So, like millions of other people in the world, I went and saw Avengers: Endgame. I was super excited to see how Marvel would capstone their remarkable achievement of 22 films that all built up to the moment in which they take down the big bad. Going into it, I also knew that several "real world" contracts were up, namely Chris Evans and Robert Downey Jr. among others of the "original" Avengers that have appeared in separate films for many years now. So you can say that I expected there to be a fond farewell to these characters. What I wasn't expecting was for it to be so realistic in showing the horrible consequences of what we now call, post-traumatic stress disorder or PTSD. Honestly, it felt a lot like the aftermath of a very violent rape, wherein we spend three hours dealing with the emotional trauma and whatever amounts to healing in a comic book world.
I watch the Avengers to be entertained. But the Avengers were emotionally broken, and for me, it wasn't entertainment. It felt like suffering...beautiful...agonizing...suffering. Black Widow...Natasha Romanoff was so incredibly and emotionally destroyed that she committed suicide so that her life would mean something. And she had to fight for that right...she fought for that "relief" with her best friend in the whole world, Hawkeye, who also had nothing to really live for as his whole family was taken in the snapture. That scene on the cliffs of Vormir to see who would die to retrieve the soulstone was gut-wrenching for me, watching these two fight each other for the right to end it all so that the other person could go on and have a chance at a happy life.
If that wasn't enough, Thor was completely destroyed too. He was so emotionally broken that he didn't even leave his house for five years unless it was to get more drugs to drown his sorrows in. This all came as a surprise to the friends that went to get him, because, guess what? None of them checked up on him in FIVE years. No one. This whole movie was spent trying to pull Thor (and others) back from the brink, and only at the end is something...some semblance of the hero we've gotten in other movies...finally there to put in an appearance when the last battle with Thanos had become inevitable. Captain America was probably the most untouched for some reason, attending therapy and encouraging others in their path to overcome the losses of their loved ones. But Tony Stark? He was pretty much ruined emotionally...broken...unable to see any way forward and probably suffering from a lot of survivor guilt for a long time. But because his partner survived and they had a kid and he was essentially happy while everyone else wasn't, he decided he could live with that until information arrived via Ant-Man that proved he didn't have to any more.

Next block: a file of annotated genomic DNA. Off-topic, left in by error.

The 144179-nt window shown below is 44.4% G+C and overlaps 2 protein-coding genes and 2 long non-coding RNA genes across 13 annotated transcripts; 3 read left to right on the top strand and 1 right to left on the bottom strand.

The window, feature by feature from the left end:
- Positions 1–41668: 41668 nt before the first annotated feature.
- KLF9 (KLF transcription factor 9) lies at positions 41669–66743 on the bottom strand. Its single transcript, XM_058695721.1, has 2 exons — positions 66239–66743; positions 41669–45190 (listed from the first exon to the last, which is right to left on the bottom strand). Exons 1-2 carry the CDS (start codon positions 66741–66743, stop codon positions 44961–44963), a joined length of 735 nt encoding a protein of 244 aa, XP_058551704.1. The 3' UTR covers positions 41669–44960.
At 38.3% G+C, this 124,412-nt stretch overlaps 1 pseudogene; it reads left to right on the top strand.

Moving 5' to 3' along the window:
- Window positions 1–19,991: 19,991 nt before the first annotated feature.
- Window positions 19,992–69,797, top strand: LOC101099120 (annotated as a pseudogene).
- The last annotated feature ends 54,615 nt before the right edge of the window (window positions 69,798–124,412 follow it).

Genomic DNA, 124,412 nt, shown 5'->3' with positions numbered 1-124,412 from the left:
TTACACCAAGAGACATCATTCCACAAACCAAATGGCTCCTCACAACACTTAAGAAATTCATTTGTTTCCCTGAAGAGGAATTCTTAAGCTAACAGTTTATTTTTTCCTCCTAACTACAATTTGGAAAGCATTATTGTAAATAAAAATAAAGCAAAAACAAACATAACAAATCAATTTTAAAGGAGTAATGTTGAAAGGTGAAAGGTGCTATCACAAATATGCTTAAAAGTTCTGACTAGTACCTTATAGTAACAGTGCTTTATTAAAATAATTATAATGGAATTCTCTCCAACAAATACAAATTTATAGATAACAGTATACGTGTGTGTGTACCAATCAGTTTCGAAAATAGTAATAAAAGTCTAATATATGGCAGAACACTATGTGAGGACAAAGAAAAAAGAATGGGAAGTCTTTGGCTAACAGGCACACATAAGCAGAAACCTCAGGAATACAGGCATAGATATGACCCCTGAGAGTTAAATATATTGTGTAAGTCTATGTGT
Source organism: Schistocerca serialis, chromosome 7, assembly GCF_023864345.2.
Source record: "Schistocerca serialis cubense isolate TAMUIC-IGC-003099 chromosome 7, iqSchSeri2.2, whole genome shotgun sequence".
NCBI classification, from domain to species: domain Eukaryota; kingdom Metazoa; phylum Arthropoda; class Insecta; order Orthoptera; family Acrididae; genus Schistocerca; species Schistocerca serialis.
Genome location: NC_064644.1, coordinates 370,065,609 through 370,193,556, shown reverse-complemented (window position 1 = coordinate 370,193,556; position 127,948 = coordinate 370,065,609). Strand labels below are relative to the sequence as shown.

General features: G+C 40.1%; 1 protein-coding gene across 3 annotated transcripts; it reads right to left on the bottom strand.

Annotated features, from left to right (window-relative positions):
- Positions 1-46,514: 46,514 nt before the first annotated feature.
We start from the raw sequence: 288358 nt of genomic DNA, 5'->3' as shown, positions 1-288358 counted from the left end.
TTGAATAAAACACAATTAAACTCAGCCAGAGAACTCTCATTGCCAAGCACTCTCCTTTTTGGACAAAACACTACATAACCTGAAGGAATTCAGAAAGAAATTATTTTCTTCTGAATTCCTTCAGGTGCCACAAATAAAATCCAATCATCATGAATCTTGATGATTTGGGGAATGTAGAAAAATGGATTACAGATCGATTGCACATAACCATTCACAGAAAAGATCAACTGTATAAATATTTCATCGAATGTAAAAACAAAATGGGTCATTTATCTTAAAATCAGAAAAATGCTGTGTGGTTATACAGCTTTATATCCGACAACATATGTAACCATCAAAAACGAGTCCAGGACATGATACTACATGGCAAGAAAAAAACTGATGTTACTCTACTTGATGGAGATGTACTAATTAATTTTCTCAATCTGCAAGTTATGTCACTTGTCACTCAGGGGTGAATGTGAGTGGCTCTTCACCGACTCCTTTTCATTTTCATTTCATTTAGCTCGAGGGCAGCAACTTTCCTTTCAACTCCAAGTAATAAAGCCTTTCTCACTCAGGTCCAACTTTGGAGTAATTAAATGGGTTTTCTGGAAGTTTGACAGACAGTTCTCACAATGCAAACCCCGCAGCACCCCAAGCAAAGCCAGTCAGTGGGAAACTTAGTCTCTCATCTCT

I recognize that maybe all the PTSD on the screen affected me so much, because I deal with it in my every day job helping clients with disabilities (many of whom have PTSD from sexual abuse and other such things). However, I guess in my naivete I expected this film to be an ass-kicking machine in which the Avengers wasted no time in setting things right again. And maybe my kind of film would have so completely failed at the box office, because it isn't realistic.
But you know what? F*ck realism. Why the hell are these comic book films trying to be so realistic when the powers that they wield are anything but realistic? Why is there such a push to go dark in these tales? Why am I (a self-professed nerd) so out of touch with what nerds really want these days? Watching an emotionally broken superhero try to find meaning in a world where all of her meaning is lost only to have her suicide out is not what I call entertainment. I am not entertained. This isn't fun anymore, or if other people are calling it fun...then I don't know what fun is. I paid to have a great time, not to watch 13 Reasons Why (a Netflix film wherein a girl commits very realistic suicide). I don't want to see that.
Look, I get it. Avengers: Endgame is an epic story that is a perfect capstone to 22 films that built up to taking on the ultimate villain. It's perfect because it ties everything up in a neat little bow. Iron Man gets a glorious death, and so does Black Widow. But am I the only person sitting in my chair asking why that was even necessary? Did the writers need to go there? I felt depressed when I left the theater, because Iron Man and Black Widow did not get a happy ending. Captain America did. Why couldn't they have found a way to do something like that for these characters? Probably because it wasn't "realistic" and fighting a villain of the likes of Thanos has got to have "consequences," because...you know...that's what passes for a good story these days. Thank you so much George R.R. Martin (that's sarcasm folks).
This whole experience has made me question whether I'm really cut out to be wishing for epic showdowns on the silver screen. I'm a huge fan of comic books, and I've wanted to see the likes of Galactus, Dormammu, the Beyonder, Darkseid, and Dark Phoenix for a long time. But if it means I have to watch favorite characters become emotionally broken, commit suicide, and suffer through self-wallowing PTSD for three hours...maybe this isn't what I signed up for? Maybe I should be more thankful for the smaller villains like the Vulture taking on Spider-Man in his debut movie, Spider-Man: Homecoming. I thought that was a great and funny movie. It's one I'd go to with friends after a day of fun. I would never ever watch Avengers: Endgame as something "fun to do" any more than I'd watch Schindler's List as a great way to unwind at the end of a really fun day.
So yeah...Avengers: Endgame was a great movie that I don't really like all that much. What say you? Is it such a great movie that you can't wait to watch it with your kids right after a birthday party with balloons and cake? Who doesn't find funerals fun?
Me, I guess...just me.